A wise man named Morpheus once made a proposition to a naive, wet-behind-the-ears, blue-collar type named Mr. Anderson. After outlining the reasons for his being there, Morpheus gave Anderson a choice.
You can take the blue pill or the red pill, Morpheus said in his gravely voice.
Had Anderson made the incorrect choice, we never would have seen the depth of the rabbit hole and the Wachowski brothers would not have made millions and millions of dollars on one of the best sci-fi trilogies of our lifetimes, "The Matrix".
For those who have not yet seen it or have no inclination to, ignore the last three paragraphs.
In fantasy football, we are bombarded each and every week with choices. Will it be the blue pill or the red pill? Shall I draft this high upside player or this safe player?
In keeper and dynasty formats, such choices can shape the destiny of your team for years to come. A misstep and you are tumbling off the dance floor, leaving your league mates doing the foxtrot while you are on your butt.
I have more experience in dynasty formats, but many of the principles that apply to dynasty leagues apply to a large extent to keeper leagues.
It is straightforward enough to make the choice to retain the services of a Ray Rice or a Calvin Johnson, but what about a Morgan Burnett or a Charles Johnson? Individual defensive players can often reap similar rewards in terms of points.
As always, being on top of your scoring system is paramount to success.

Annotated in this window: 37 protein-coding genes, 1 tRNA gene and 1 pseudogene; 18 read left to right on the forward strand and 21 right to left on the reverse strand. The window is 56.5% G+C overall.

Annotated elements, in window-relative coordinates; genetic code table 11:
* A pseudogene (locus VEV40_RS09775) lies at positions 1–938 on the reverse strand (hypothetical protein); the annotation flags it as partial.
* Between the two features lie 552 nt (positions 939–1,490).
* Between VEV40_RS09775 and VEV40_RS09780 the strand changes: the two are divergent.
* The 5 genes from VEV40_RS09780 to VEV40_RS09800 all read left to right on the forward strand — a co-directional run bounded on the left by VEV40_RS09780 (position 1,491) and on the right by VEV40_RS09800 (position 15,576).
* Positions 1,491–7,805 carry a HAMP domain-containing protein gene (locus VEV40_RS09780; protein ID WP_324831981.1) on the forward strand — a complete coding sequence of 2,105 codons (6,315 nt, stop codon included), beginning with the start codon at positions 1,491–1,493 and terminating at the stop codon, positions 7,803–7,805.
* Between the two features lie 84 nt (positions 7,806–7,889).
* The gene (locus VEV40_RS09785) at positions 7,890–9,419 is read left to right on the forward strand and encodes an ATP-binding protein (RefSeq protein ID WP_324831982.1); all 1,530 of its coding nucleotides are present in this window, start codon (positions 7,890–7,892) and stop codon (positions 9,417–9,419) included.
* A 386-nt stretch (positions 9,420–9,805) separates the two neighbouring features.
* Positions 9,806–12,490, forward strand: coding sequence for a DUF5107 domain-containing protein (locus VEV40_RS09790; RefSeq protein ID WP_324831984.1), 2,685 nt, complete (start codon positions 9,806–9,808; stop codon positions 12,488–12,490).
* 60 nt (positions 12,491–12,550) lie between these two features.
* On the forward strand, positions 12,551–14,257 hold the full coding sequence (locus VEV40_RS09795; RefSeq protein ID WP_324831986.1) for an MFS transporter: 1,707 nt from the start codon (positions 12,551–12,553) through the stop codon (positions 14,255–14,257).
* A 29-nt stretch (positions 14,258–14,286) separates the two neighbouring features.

Without further ado, let's identify some individual defensive players you should hang on to in your keeper leagues.
For the purposes of clarity, I have split this article into two parts:
- One will focus on the young defensive players under the age of 25.
- The other will identify some value players to target who are likely to out produce their ADP.
The Sub-25 Squad
Marcell Dareus (BUF)
Marcell Dareus, the 319-pound behemoth drafted third overall last year, did not disappoint the Buffalo Bills in his rookie season. Dareus was a consistently troublesome interior rusher from his left defensive tackle position and registered six sacks to go along with 32 solo tackles and 24 quarterback pressures. The Bills are settled with a 4-3 scheme under DC Dave Wannstedt. The additions of Mario Williams and Mark Anderson as well as the return of Kyle Williams make for a dominating supporting cast for Dareus to flourish in his sophomore season.
Outlook: Although not a piece to build a championship around, Dareus is a valuable commodity in DT-required formats and even those that combine DTs and DEs into one position. Do not sleep on the potential of this kid.
Carlos Dunlap (CIN)